An act I can still remember vividly started off with a dark stage. The performers stood dormant. As the lights brightened on the stage, a voice rang out: “And who are you?”. It was Catelyn Stark singing the (now infamous) ‘Rains of Castamere’. The audience was in complete awe throughout her song as the performer gave it a new and powerful aspect; one of grief and mourning (which is understandable for the Starks). Burlesque showcases its power and range with this particular performance. It’s not just for titillation and tease, but also capable of bringing a tear to the eye. Such is the power of theatre which can amplify its effect on an audience in a way that recorded performances cannot. Haunting. The weakest part of the show overall for me were the opening and closing acts which I felt to be extremely tame by comparison to the other performances. I still enjoyed them all the same, but by comparison to the awesomeness that was the rest of the show, I felt that these acts fell flat.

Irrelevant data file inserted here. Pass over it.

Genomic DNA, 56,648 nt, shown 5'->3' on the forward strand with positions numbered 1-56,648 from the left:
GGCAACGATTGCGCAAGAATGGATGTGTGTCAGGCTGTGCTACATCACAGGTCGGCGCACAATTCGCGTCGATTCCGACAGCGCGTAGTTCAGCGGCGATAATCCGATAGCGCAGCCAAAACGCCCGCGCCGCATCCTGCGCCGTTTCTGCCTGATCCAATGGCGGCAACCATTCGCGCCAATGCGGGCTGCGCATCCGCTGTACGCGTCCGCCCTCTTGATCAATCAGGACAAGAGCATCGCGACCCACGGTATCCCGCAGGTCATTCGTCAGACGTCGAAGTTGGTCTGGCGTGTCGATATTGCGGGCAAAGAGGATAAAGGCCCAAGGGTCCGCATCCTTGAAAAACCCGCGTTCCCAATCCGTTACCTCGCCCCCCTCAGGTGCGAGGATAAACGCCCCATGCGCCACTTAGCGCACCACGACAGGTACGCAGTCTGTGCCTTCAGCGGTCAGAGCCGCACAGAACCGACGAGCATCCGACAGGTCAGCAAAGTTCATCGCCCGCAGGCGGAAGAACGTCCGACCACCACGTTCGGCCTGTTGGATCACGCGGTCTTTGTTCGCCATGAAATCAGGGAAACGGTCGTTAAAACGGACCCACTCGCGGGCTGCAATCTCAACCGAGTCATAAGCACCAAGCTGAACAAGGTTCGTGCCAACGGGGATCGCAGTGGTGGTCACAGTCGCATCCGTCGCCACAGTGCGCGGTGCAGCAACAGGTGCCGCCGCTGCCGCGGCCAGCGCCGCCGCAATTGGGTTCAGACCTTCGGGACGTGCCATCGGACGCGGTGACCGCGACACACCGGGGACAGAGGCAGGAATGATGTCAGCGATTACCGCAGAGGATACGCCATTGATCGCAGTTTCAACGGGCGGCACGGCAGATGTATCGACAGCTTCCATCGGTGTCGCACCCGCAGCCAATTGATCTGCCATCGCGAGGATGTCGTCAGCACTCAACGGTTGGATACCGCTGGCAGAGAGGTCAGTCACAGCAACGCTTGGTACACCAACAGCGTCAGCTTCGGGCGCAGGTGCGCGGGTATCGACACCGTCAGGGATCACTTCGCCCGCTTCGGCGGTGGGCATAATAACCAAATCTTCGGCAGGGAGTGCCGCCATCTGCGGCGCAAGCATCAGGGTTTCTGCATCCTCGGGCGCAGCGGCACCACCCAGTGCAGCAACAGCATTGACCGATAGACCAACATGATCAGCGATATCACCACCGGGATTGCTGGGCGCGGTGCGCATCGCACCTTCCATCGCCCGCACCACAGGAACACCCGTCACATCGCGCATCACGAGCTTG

There is much to enjoy visually in this particular show with both the male and female performers all being very well toned in their physique. This is a treat for connoisseurs of the human form (*cough* perverts *cough*) such as my partner and myself. The costumes are all beautiful, but it became clear that all the belts and buckles that performers had to undo were inconvenient when it came to the art of the striptease. The small stage of the Vanguard (dominated by the ever present set-piece of the Iron Throne) caused me to worry somewhat for the range performances and what could be achieved in such a small space. My concerns were completely unfounded as the performers often extended their acts into the air with acrobatics, and maintained a intensity which the small space amplified. Kudos should especially be given to the appearance of the ‘White Walkers’ during the performance, glowing blue eyes and all, which moved about and terrified the audience on the ground floor but (un)fortunately did not come to harass the public on the mezzanine level (where I was located).